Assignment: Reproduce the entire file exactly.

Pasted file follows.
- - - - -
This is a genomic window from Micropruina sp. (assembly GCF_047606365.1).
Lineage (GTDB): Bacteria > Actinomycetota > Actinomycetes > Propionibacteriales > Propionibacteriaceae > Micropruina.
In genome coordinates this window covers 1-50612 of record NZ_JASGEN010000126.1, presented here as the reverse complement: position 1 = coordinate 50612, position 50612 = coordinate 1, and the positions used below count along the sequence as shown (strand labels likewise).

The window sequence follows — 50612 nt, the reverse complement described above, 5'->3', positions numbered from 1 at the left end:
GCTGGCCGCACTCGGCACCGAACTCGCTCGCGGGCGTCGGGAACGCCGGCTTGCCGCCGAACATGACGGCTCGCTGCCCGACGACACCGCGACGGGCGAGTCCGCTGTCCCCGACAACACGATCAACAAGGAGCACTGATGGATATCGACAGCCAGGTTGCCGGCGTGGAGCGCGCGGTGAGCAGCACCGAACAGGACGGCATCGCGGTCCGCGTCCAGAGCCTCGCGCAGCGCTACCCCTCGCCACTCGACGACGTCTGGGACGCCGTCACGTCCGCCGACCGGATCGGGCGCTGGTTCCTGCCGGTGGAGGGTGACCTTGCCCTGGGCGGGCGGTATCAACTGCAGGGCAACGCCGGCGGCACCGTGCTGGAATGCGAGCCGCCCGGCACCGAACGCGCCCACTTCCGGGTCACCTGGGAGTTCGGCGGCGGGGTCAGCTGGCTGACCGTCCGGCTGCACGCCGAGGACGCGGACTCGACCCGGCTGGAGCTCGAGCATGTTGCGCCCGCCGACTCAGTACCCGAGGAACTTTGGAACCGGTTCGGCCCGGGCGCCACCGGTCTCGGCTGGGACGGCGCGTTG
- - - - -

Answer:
This is a genomic window from Micropruina sp. (assembly GCF_047606365.1).
Lineage (GTDB): Bacteria > Actinomycetota > Actinomycetes > Propionibacteriales > Propionibacteriaceae > Micropruina.
In genome coordinates this window covers 1-50612 of record NZ_JASGEN010000126.1, presented here as the reverse complement: position 1 = coordinate 50612, position 50612 = coordinate 1, and the positions used below count along the sequence as shown (strand labels likewise).

The window sequence follows — 50612 nt, the reverse complement described above, 5'->3', positions numbered from 1 at the left end:
GCTGGCCGCACTCGGCACCGAACTCGCTCGCGGGCGTCGGGAACGCCGGCTTGCCGCCGAACATGACGGCTCGCTGCCCGACGACACCGCGACGGGCGAGTCCGCTGTCCCCGACAACACGATCAACAAGGAGCACTGATGGATATCGACAGCCAGGTTGCCGGCGTGGAGCGCGCGGTGAGCAGCACCGAACAGGACGGCATCGCGGTCCGCGTCCAGAGCCTCGCGCAGCGCTACCCCTCGCCACTCGACGACGTCTGGGACGCCGTCACGTCCGCCGACCGGATCGGGCGCTGGTTCCTGCCGGTGGAGGGTGACCTTGCCCTGGGCGGGCGGTATCAACTGCAGGGCAACGCCGGCGGCACCGTGCTGGAATGCGAGCCGCCCGGCACCGAACGCGCCCACTTCCGGGTCACCTGGGAGTTCGGCGGCGGGGTCAGCTGGCTGACCGTCCGGCTGCACGCCGAGGACGCGGACTCGACCCGGCTGGAGCTCGAGCATGTTGCGCCCGCCGACTCAGTACCCGAGGAACTTTGGAACCGGTTCGGCCCGGGCGCCACCGGTCTCGGCTGGGACGGCGCGTTG